By Susie Hoeller and Ben Theyerl
On January 30, 2020, the World Health Organization (WHO) declared the coronavirus (COVID-19) a global health emergency after the virus spread from its origin in Wuhan, China. U.S. President Donald Trump issued a national emergency proclamation on March 13, 2020. Since public health is primarily a state responsibility, governors issued “stay at home” orders, travel restrictions and quarantines to slow the spread of the virus. Essential businesses and their workers were exempted from these measures.
Prior to this pandemic, the concept of “essential work” was not at the forefront of public consciousness or concern. This lack of attention is not surprising because our society has taken essential workers for granted over the years. Why? Because in most areas of our country, most of the time, things run smoothly – hospitals treat patients, police patrol, firemen put out fires, the electricity comes on and the grocery stores are fully stocked.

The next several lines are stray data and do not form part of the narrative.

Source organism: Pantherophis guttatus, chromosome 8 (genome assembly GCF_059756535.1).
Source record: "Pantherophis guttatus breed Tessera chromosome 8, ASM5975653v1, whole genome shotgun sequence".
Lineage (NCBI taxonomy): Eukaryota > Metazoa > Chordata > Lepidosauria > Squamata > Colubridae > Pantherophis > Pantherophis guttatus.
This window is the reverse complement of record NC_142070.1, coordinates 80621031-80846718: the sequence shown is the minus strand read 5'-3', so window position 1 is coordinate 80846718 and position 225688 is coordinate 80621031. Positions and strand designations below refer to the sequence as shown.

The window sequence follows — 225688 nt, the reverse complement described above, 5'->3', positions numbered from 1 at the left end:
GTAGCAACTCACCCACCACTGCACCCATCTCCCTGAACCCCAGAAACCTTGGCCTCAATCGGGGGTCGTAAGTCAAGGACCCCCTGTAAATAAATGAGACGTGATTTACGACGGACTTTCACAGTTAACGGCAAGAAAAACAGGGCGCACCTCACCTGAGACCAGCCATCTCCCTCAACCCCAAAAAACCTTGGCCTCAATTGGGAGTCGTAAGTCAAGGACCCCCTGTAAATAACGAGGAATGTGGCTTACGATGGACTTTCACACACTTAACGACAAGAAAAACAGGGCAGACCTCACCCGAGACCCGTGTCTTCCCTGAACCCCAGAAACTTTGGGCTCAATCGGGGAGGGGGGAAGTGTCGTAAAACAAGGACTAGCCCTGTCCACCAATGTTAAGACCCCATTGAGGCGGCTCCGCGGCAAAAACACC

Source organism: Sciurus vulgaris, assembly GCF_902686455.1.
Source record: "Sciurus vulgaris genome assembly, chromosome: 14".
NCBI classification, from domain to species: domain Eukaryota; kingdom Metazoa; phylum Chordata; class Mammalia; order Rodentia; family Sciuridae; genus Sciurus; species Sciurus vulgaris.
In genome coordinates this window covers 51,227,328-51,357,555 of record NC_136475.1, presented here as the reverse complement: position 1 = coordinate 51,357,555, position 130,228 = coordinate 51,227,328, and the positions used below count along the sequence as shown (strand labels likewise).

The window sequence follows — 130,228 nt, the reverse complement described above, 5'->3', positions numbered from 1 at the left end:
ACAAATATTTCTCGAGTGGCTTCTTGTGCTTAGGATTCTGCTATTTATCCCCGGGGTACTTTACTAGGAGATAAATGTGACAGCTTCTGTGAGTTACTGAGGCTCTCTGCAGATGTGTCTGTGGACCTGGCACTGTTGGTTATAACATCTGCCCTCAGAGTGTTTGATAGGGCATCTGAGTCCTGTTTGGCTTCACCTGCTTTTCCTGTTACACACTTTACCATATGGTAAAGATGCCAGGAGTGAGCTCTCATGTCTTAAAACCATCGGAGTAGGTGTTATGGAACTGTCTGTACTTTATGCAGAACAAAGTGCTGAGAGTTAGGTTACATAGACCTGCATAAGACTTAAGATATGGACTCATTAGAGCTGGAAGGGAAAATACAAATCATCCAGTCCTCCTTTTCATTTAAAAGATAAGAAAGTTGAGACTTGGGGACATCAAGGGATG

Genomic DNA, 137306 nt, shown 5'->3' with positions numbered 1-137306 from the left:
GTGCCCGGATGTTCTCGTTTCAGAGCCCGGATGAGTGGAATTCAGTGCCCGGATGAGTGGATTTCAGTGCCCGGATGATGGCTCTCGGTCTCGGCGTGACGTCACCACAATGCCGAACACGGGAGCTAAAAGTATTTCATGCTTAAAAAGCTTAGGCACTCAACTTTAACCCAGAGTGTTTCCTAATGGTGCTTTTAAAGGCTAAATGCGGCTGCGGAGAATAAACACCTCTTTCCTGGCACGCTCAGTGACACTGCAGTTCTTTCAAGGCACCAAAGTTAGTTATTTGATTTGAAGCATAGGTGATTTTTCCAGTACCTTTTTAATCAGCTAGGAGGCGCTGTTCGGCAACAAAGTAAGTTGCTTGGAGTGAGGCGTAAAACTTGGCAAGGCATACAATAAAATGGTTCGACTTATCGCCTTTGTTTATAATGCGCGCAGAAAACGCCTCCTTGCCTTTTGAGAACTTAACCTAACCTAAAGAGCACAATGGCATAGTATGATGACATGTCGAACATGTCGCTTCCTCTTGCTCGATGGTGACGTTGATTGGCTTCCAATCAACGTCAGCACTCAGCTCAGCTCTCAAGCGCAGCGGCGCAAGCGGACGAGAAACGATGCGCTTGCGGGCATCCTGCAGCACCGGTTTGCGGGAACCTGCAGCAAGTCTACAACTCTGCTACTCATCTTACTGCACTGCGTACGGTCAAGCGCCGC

Today, there is no U.S. statutory definition of occupations which are deemed to be “essential.” During the pandemic, this lack of statutory definition has led to a confusing situation in which 50 state governors have issued divergent (and sometimes controversial) definitions of essential work. When the grocery store shelves quickly emptied due to panic buying in March and April 2020, causing shortages, especially of meat and poultry, many Americans started worrying about the food supply for the first time in their lives.